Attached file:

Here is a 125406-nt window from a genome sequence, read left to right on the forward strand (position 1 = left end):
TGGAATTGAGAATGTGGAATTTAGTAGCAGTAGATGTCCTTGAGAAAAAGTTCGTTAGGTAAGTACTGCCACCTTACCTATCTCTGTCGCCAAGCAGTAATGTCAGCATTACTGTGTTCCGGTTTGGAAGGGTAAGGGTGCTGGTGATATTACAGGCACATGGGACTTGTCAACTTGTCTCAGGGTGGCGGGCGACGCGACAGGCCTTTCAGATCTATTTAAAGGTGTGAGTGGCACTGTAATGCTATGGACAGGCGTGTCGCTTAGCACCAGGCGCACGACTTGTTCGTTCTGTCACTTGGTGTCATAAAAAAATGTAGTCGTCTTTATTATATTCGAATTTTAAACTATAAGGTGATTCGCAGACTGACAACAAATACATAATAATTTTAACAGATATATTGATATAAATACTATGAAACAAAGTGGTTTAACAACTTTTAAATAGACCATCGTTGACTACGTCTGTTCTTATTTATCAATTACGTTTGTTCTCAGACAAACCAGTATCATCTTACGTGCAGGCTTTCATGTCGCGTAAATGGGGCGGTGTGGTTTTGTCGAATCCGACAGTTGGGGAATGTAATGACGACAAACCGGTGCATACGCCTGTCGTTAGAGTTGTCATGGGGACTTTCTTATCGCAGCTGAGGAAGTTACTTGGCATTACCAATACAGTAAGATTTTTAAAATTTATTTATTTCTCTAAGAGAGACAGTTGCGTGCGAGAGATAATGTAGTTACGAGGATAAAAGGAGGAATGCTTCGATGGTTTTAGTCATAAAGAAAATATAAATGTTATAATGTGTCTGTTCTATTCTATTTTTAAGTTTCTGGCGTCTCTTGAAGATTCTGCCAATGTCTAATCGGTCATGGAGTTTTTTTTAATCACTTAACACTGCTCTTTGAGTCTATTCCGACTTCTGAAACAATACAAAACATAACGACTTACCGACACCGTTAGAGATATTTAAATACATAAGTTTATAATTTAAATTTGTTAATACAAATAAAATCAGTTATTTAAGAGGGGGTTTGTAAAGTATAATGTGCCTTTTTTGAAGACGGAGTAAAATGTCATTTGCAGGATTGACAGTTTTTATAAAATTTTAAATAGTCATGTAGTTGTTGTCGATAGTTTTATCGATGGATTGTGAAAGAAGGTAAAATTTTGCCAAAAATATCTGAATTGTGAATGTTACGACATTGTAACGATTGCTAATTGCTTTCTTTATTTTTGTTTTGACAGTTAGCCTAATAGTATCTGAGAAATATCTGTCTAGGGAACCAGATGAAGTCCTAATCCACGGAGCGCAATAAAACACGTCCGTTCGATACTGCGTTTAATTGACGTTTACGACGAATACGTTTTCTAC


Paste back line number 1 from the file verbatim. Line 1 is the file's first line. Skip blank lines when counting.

Here is a 125406-nt window from a genome sequence, read left to right on the forward strand (position 1 = left end):